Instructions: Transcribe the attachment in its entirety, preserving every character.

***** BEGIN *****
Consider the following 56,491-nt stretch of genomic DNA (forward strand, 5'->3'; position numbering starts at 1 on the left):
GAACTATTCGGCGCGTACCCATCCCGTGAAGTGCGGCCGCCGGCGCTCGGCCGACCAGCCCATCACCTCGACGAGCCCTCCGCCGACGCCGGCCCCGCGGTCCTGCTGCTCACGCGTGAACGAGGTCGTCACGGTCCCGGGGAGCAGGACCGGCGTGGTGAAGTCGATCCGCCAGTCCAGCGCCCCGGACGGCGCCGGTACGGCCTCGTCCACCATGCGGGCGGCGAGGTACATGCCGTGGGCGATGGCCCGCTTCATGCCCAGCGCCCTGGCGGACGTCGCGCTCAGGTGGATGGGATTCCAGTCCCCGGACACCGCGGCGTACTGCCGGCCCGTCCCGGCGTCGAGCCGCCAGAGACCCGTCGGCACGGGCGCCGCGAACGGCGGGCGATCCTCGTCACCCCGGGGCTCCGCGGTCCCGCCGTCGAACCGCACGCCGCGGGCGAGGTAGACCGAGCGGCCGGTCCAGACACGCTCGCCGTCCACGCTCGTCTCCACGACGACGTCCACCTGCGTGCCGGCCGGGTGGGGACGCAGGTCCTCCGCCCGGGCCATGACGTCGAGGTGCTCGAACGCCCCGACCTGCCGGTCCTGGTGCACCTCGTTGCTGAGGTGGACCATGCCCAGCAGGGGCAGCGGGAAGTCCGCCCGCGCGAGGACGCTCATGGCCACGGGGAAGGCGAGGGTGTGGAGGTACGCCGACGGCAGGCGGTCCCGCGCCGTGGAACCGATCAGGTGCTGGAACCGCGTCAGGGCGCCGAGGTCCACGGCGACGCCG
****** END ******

Consider the following 56,491-nt stretch of genomic DNA (forward strand, 5'->3'; position numbering starts at 1 on the left):
GAACTATTCGGCGCGTACCCATCCCGTGAAGTGCGGCCGCCGGCGCTCGGCCGACCAGCCCATCACCTCGACGAGCCCTCCGCCGACGCCGGCCCCGCGGTCCTGCTGCTCACGCGTGAACGAGGTCGTCACGGTCCCGGGGAGCAGGACCGGCGTGGTGAAGTCGATCCGCCAGTCCAGCGCCCCGGACGGCGCCGGTACGGCCTCGTCCACCATGCGGGCGGCGAGGTACATGCCGTGGGCGATGGCCCGCTTCATGCCCAGCGCCCTGGCGGACGTCGCGCTCAGGTGGATGGGATTCCAGTCCCCGGACACCGCGGCGTACTGCCGGCCCGTCCCGGCGTCGAGCCGCCAGAGACCCGTCGGCACGGGCGCCGCGAACGGCGGGCGATCCTCGTCACCCCGGGGCTCCGCGGTCCCGCCGTCGAACCGCACGCCGCGGGCGAGGTAGACCGAGCGGCCGGTCCAGACACGCTCGCCGTCCACGCTCGTCTCCACGACGACGTCCACCTGCGTGCCGGCCGGGTGGGGACGCAGGTCCTCCGCCCGGGCCATGACGTCGAGGTGCTCGAACGCCCCGACCTGCCGGTCCTGGTGCACCTCGTTGCTGAGGTGGACCATGCCCAGCAGGGGCAGCGGGAAGTCCGCCCGCGCGAGGACGCTCATGGCCACGGGGAAGGCGAGGGTGTGGAGGTACGCCGACGGCAGGCGGTCCCGCGCCGTGGAACCGATCAGGTGCTGGAACCGCGTCAGGGCGCCGAGGTCCACGGCGACGCCG